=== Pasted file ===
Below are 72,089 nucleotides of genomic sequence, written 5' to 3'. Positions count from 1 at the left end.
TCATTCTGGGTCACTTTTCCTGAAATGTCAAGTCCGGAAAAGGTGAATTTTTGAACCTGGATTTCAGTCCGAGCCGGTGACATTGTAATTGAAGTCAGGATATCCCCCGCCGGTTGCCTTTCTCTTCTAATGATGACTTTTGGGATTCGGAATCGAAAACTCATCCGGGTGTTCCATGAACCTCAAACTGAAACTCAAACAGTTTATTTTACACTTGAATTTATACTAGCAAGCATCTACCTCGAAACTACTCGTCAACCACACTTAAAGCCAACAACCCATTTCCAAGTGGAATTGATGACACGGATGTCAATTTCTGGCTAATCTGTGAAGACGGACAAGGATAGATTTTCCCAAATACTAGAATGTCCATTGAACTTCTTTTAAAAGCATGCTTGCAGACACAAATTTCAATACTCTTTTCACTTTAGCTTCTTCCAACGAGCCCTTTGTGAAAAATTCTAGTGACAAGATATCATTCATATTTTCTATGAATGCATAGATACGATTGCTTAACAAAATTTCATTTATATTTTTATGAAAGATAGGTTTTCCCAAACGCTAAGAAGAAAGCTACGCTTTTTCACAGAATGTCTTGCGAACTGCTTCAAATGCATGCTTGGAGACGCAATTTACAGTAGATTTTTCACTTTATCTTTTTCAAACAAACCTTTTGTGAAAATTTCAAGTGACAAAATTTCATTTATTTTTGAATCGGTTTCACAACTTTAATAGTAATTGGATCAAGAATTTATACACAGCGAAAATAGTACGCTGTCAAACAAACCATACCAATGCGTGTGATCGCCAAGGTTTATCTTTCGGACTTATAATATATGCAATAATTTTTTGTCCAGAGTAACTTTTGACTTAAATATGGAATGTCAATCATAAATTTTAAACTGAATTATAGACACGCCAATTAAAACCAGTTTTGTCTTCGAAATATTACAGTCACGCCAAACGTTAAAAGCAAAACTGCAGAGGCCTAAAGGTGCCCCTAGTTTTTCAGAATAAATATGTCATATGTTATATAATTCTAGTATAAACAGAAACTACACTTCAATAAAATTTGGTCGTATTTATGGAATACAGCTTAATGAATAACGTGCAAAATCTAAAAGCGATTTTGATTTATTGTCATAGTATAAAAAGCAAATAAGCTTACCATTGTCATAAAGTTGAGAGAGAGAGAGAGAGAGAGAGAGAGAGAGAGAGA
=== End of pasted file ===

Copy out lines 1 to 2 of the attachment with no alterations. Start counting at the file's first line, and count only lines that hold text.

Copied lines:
Below are 72,089 nucleotides of genomic sequence, written 5' to 3'. Positions count from 1 at the left end.
TCATTCTGGGTCACTTTTCCTGAAATGTCAAGTCCGGAAAAGGTGAATTTTTGAACCTGGATTTCAGTCCGAGCCGGTGACATTGTAATTGAAGTCAGGATATCCCCCGCCGGTTGCCTTTCTCTTCTAATGATGACTTTTGGGATTCGGAATCGAAAACTCATCCGGGTGTTCCATGAACCTCAAACTGAAACTCAAACAGTTTATTTTACACTTGAATTTATACTAGCAAGCATCTACCTCGAAACTACTCGTCAACCACACTTAAAGCCAACAACCCATTTCCAAGTGGAATTGATGACACGGATGTCAATTTCTGGCTAATCTGTGAAGACGGACAAGGATAGATTTTCCCAAATACTAGAATGTCCATTGAACTTCTTTTAAAAGCATGCTTGCAGACACAAATTTCAATACTCTTTTCACTTTAGCTTCTTCCAACGAGCCCTTTGTGAAAAATTCTAGTGACAAGATATCATTCATATTTTCTATGAATGCATAGATACGATTGCTTAACAAAATTTCATTTATATTTTTATGAAAGATAGGTTTTCCCAAACGCTAAGAAGAAAGCTACGCTTTTTCACAGAATGTCTTGCGAACTGCTTCAAATGCATGCTTGGAGACGCAATTTACAGTAGATTTTTCACTTTATCTTTTTCAAACAAACCTTTTGTGAAAATTTCAAGTGACAAAATTTCATTTATTTTTGAATCGGTTTCACAACTTTAATAGTAATTGGATCAAGAATTTATACACAGCGAAAATAGTACGCTGTCAAACAAACCATACCAATGCGTGTGATCGCCAAGGTTTATCTTTCGGACTTATAATATATGCAATAATTTTTTGTCCAGAGTAACTTTTGACTTAAATATGGAATGTCAATCATAAATTTTAAACTGAATTATAGACACGCCAATTAAAACCAGTTTTGTCTTCGAAATATTACAGTCACGCCAAACGTTAAAAGCAAAACTGCAGAGGCCTAAAGGTGCCCCTAGTTTTTCAGAATAAATATGTCATATGTTATATAATTCTAGTATAAACAGAAACTACACTTCAATAAAATTTGGTCGTATTTATGGAATACAGCTTAATGAATAACGTGCAAAATCTAAAAGCGATTTTGATTTATTGTCATAGTATAAAAAGCAAATAAGCTTACCATTGTCATAAAGTTGAGAGAGAGAGAGAGAGAGAGAGAGAGAGAGAGAGA